Taylor Jackson

Senior Policy Analyst, Centre for Natural Resource Studies, Fraser Institute

Taylor Jackson is a Senior Policy Analyst in the Centre for Natural Resource Studies at the Fraser Institute. He holds a B.A. and M.A. in Political Science from Simon Fraser University. Mr. Jackson is the coauthor of a number of Fraser Institute studies, including Safety in the Transportation of Oil and Gas: Pipelines or Rail?, and the Fraser Institute's annual Global Petroleum Survey, and Survey of Mining Companies. He is also the coauthor of a book chapter on the past, present, and future of Canadian-American relations with Professor Alexander Moens. Mr Jackson's work has been covered in the media all around the world and his commentaries have appeared in the National Post, Financial Post, and Washington Times, as well as other newspapers across Canada.

Recent Research by Taylor Jackson

— Feb 16, 2017
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Examining the Revenue Neutrality of British Columbia's Carbon Tax

Examining the Revenue Neutrality of British Columbia’s Carbon Tax finds that the tax is no longer revenue neutral, and could actually result in almost $900 million in higher taxes over a six-year period. These findings are especially important given the federal government’s requirement on the provinces to adopt a carbon pricing system by 2018, and the fact that proponents often tout B.C.’s carbon tax as a model to follow, in part because of its alleged revenue neutrality.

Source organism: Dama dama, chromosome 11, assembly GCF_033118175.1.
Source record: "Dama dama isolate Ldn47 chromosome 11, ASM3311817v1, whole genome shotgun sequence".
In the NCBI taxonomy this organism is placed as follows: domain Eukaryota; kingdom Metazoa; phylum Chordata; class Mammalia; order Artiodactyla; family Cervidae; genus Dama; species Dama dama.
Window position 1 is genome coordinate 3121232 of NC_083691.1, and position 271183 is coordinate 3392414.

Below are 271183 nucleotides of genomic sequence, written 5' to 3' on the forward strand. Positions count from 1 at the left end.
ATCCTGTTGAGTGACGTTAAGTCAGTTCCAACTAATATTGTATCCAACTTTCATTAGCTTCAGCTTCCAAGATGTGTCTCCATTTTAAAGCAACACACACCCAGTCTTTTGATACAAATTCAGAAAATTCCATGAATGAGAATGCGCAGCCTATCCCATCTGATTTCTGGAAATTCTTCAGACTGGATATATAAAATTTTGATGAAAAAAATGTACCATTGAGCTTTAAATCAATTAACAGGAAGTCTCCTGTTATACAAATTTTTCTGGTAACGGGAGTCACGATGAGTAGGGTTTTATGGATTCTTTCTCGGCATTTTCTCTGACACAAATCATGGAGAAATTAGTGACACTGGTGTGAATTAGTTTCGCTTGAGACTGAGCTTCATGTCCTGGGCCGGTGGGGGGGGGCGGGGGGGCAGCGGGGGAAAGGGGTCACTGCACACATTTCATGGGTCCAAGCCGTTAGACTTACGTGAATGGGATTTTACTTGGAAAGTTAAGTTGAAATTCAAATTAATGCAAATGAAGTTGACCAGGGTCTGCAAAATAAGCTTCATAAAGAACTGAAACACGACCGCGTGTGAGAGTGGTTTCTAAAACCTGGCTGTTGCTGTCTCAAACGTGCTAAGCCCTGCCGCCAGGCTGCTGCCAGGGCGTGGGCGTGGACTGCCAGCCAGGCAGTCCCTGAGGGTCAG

— Dec 6, 2016
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Global Petroleum Survey 2016

The 2016 Global Petroleum Survey finds that Alberta continues to look less attractive for investment in the eyes of oil and gas companies, while neighbouring Saskatchewan keeps looking better. In this year’s global ranking, Alberta dropped 18 spots to 43rd out of 96 jurisdictions worldwide, and Saskatchewan is ranked 4th. Globally, Oklahoma is the most attractive jurisdiction for petroleum upstream investments, followed by Texas.

— Oct 20, 2016
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Counting Votes: Essays on Electoral Reform is a new book that finds first-past-the-post is the best electoral system to keep governments accountable, coalition governments (and spending) increase under Proportional Representation, and the Alternative Vote—also known as ranked ballots—would weaken the competitiveness of elections. It also highlights the constitutional requirement—given previous conventions—of a referendum to make any significant change to the way Canadians elect their governments.